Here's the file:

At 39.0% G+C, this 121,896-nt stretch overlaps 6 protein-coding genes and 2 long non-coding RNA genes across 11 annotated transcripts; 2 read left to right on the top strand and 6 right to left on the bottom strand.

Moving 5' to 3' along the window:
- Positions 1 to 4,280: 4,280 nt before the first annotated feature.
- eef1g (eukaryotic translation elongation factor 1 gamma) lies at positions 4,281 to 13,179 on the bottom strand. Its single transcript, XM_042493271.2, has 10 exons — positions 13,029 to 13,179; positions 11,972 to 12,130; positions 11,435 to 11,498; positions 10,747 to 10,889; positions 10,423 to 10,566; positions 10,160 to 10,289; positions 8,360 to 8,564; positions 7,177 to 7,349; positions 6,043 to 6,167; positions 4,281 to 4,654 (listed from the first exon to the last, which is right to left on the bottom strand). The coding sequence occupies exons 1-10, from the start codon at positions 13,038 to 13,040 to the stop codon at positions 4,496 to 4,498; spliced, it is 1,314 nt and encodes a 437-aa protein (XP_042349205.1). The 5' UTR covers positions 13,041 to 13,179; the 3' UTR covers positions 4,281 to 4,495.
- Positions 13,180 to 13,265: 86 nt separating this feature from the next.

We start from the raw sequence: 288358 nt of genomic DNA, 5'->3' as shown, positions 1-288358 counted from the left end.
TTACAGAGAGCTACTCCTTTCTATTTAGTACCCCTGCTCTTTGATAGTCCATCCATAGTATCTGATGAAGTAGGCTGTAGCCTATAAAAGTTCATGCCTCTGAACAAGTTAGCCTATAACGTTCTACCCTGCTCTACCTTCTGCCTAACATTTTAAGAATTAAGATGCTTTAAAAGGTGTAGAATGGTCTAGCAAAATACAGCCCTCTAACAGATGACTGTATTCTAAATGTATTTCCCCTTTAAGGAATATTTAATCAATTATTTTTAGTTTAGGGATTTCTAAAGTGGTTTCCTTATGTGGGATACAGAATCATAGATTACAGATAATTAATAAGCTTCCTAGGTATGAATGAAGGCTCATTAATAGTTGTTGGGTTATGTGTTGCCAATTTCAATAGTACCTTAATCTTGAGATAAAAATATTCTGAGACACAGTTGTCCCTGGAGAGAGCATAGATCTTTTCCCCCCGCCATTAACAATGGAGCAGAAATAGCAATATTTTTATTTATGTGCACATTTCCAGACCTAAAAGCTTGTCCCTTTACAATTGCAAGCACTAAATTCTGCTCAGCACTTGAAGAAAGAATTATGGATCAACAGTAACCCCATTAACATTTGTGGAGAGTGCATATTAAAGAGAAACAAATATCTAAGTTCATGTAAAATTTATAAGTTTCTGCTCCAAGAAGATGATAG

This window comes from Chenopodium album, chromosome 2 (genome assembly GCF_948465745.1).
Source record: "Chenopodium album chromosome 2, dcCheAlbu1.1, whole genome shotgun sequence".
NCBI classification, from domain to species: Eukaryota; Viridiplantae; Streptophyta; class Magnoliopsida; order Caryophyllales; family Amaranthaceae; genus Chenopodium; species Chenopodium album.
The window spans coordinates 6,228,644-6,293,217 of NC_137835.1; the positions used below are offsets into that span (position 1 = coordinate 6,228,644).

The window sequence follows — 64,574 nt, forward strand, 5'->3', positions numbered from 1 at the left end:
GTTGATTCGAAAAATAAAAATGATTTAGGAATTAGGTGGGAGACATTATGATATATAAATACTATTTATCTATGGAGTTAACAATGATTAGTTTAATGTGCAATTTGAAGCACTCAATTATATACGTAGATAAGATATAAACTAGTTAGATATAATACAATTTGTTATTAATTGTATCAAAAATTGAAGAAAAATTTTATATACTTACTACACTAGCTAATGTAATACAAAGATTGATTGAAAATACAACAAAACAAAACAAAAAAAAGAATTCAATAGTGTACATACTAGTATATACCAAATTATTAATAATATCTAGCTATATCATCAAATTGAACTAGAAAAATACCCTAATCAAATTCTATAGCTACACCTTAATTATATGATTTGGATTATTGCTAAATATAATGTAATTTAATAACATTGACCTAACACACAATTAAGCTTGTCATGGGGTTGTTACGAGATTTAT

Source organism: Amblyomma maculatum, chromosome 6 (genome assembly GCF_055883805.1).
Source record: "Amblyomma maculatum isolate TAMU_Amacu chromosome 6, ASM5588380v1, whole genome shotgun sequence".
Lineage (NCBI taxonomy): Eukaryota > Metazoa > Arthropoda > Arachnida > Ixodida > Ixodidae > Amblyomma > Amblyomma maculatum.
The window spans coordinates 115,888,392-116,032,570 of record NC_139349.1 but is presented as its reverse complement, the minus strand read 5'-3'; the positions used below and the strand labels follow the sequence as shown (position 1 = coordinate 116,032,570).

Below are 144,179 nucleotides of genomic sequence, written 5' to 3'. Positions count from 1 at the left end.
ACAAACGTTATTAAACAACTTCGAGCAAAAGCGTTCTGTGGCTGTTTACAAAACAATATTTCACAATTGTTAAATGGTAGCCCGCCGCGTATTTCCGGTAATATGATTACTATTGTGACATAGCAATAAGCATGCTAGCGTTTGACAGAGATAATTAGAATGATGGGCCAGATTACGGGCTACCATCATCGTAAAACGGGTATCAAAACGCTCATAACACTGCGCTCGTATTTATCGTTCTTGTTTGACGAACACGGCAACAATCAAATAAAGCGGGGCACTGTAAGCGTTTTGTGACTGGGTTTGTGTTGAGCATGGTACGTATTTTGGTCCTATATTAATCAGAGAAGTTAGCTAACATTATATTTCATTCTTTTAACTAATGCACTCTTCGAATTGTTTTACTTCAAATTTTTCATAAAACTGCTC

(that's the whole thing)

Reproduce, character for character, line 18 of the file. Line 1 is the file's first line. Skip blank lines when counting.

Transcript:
Below are 144,179 nucleotides of genomic sequence, written 5' to 3'. Positions count from 1 at the left end.